El Editor Solitario

Oscar Muñoz

“The archivist is a person that selects images using a strategy of meaning and order to preserve. However, that act of selecting also leads to a practice that discards information – unconsciously erasing all that has not been selected. It can lead to an invisibility, a forgetfulness of what has not been chosen.”

Oscar Muñoz

El Editor Solitario

The long and successful career of Oscar Muñoz is punctuated with iconic artworks that have visually and conceptually defined his language as a creator. Editor Solitario is without any doubt one of these milestones —although not the only one— and has the particularity of being on its own a reflection on artistic practice itself. In this installation, the artist takes on the role of an archivist, endlessly reorganising a body of images in which the family album coexist with movie stars and the history of art. The constant reference to the playing cards, manifests the idea of chance and the abandonment to the random possibilities of a game. Nevertheless, the Surrealist conviction of an “objective chance”, taking active part in the creative act, should not be overlooked here. It occur to us that Oscar Muñoz resolutely cultivates the strategies that allow that objective chance to happen, and they are even inherent to his work. At the same time, and almost as a paradox, his practice is grounded in the tireless repetition of a process until the expected result is obtained. It is not so much about coming to terms with and accepting the accident as to pursue a certain control of the fate. If this exhibition reveals something, it is precisely the organic and mutable nature, nourishing in the course of action, of his artistic practice.

Surrounding a paramount piece as Editor Solitario II, 2011, appear a series of four small-size installations, referred to as intentos, or “attempts”. The importance of these pieces is fundamental in order to fully understand Muñoz’s work in a way that have not been contemplated before. That idea of the “attempt”, of “trying”, transcend the simple notion of a sketch, of a failed trial or a technical test in the studio; it implies the acknowledgement that the solution to the riddle that is sometimes a work of art, can be multiple, unaware of any hierarchy, and even that the answer might only come over time.

Indeed, time —or to be more precise, the perception of a long term temporality— is installed as well at the conceptual core of these works. The different intentos have been developed in a chronological frame of ten to twenty years, spanning from the initial production, until the moment when technical and conceptional conditions have permitted to give them the material form in which they are presented today. Likewise, time plays a central role in all of them, either in the way the face of Narcissus slowly sinks to the bottom of a water tank —Intento del jueves, 2010—, or the progress of photographic fixation/disappearance of the memory —6 Intentos (Biografías), 2001-2002—. But the most emblematic of all might be the never-ending cicle where the author tries once and again to draw a portrait using water over the sun heated concrete —Intentos 1 y 2 (Re/trato y Proyecto para un memorial), 2004—. It is an attempt to an imposible endeavour, bound to fail, yet repeated tirelessly in a gesture of resilience and determination.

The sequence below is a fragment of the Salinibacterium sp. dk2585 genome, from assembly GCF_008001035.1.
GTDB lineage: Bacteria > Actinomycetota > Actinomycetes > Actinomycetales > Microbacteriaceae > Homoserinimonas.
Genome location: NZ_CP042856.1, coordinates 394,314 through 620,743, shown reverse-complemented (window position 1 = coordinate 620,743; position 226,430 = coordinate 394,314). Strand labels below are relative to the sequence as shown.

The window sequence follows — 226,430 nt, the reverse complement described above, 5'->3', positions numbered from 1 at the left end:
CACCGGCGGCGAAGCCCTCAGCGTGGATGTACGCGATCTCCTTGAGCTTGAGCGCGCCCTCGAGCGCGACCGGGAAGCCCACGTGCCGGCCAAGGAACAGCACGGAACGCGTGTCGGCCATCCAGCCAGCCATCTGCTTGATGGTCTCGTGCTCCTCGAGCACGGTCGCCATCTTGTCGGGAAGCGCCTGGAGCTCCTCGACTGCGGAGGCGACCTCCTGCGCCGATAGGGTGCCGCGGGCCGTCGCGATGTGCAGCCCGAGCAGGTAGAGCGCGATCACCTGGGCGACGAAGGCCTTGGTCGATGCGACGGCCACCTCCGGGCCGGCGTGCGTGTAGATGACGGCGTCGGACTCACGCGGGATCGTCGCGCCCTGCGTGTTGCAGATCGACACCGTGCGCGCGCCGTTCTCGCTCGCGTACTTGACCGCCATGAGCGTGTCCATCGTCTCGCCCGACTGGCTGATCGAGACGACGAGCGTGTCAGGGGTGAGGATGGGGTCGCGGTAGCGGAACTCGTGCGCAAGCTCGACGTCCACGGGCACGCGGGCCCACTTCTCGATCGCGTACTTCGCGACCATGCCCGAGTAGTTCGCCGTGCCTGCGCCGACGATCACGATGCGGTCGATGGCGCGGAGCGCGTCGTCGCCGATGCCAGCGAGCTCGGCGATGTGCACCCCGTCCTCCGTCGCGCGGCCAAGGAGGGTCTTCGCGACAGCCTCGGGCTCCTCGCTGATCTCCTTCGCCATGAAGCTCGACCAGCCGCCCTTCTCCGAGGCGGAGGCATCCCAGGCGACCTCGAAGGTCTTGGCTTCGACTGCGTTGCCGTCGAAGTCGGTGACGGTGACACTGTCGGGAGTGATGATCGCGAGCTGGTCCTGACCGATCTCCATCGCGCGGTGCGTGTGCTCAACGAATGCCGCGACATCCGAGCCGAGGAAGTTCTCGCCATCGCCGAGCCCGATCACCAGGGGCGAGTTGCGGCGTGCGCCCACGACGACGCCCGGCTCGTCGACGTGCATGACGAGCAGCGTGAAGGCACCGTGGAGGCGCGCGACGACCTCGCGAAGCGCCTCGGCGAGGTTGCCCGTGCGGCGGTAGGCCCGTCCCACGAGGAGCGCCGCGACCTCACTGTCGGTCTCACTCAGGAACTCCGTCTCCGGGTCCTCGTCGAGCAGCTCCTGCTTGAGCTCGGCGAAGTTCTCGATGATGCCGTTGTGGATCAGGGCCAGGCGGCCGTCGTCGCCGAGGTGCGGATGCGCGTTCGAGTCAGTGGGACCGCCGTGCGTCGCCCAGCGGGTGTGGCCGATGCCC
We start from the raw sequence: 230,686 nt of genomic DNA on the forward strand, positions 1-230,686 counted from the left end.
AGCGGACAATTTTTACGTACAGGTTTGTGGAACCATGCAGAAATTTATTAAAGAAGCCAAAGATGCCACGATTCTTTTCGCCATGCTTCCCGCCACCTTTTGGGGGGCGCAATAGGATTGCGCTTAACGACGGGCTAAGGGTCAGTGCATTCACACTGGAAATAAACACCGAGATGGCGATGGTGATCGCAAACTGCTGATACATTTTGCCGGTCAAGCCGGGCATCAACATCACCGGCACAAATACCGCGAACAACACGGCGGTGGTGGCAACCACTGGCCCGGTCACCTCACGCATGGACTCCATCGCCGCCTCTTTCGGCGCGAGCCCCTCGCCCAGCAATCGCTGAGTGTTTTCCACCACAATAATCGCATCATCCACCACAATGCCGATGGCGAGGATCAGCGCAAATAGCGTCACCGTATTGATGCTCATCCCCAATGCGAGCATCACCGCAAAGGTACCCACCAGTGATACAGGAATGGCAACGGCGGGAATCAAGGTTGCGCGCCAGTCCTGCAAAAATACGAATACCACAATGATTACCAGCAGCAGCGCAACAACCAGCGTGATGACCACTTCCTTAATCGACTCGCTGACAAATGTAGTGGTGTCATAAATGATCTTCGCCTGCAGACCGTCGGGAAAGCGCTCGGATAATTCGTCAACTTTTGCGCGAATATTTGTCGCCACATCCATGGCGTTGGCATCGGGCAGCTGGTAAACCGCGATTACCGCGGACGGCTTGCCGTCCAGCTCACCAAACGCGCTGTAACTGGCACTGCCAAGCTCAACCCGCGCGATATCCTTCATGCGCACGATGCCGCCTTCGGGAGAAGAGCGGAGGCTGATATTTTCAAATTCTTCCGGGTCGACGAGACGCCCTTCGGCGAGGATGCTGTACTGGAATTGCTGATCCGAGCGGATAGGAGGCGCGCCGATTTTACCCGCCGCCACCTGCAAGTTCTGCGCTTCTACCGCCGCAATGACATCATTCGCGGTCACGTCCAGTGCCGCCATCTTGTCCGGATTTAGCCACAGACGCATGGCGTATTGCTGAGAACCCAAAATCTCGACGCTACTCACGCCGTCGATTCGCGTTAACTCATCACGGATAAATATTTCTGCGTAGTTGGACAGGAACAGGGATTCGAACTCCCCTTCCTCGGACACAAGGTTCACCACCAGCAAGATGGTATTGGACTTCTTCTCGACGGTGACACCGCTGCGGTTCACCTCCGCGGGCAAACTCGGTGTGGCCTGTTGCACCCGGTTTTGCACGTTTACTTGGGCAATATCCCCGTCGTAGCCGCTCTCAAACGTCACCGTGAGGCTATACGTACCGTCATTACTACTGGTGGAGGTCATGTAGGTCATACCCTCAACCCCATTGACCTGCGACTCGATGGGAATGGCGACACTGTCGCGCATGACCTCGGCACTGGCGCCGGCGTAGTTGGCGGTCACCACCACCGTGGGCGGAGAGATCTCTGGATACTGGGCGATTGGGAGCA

We can’t help but think, while installing this exhibition, that it is loaded with symbolic elements that bear witness, more than ever, of ourselves and of current times. Initially scheduled to open in the fall of 2020, it should have marked the 10th anniversary of the gallery, recalling an inaugural solo show devoted to Oscar Muñoz. Forced by the circumstances —another form of chance—, we had to wait for the right time and to reinvent new forms of interaction. To keep untiringly trusting in the opportunity of a new attempt.

Método Ludovico

The Ludovico method is a fictitious technique of aversion therapy famously depicted in Stanley Kubrick’s A Clockwork Orange. Oscar Muñoz’s work Método Ludovico is an artistic interpretation of the psychological phenomenon known as classical conditioning, a process initiated by the Russian psychologist, philosopher and physiologist Ivan Pavlov. With this technique, one is exposed to a high physical and psychological aversion to the stimulus he is forced to see.

The artwork consists of a single channel projection, based on a historical film document —Entrega de armas de la guerrilla del Llano, by Marco Tulio Lizarano—, recording the acts of delivery of weapons by the first Liberal guerrillas of Colombia in 1953. The video is projected on a custom screen: a whitish and translucent membrane that is hold tight in place by two small ophthalmic forceps called Blepharostats. These medical devices were used in the treatment of the protagonist of Kubrick’s movie, in order to keep his eyes open and force him to look, without blinking, the images that appear before him. Beside some adjustments in color and contrast, Muñoz has done few alterations to the original material. While contemplating the images, which could be confounded with the recent disarmament of the FARC, the viewer can experience a feeling of deja vu, the sensation of the past repeating itself amidst the menace of broken promises.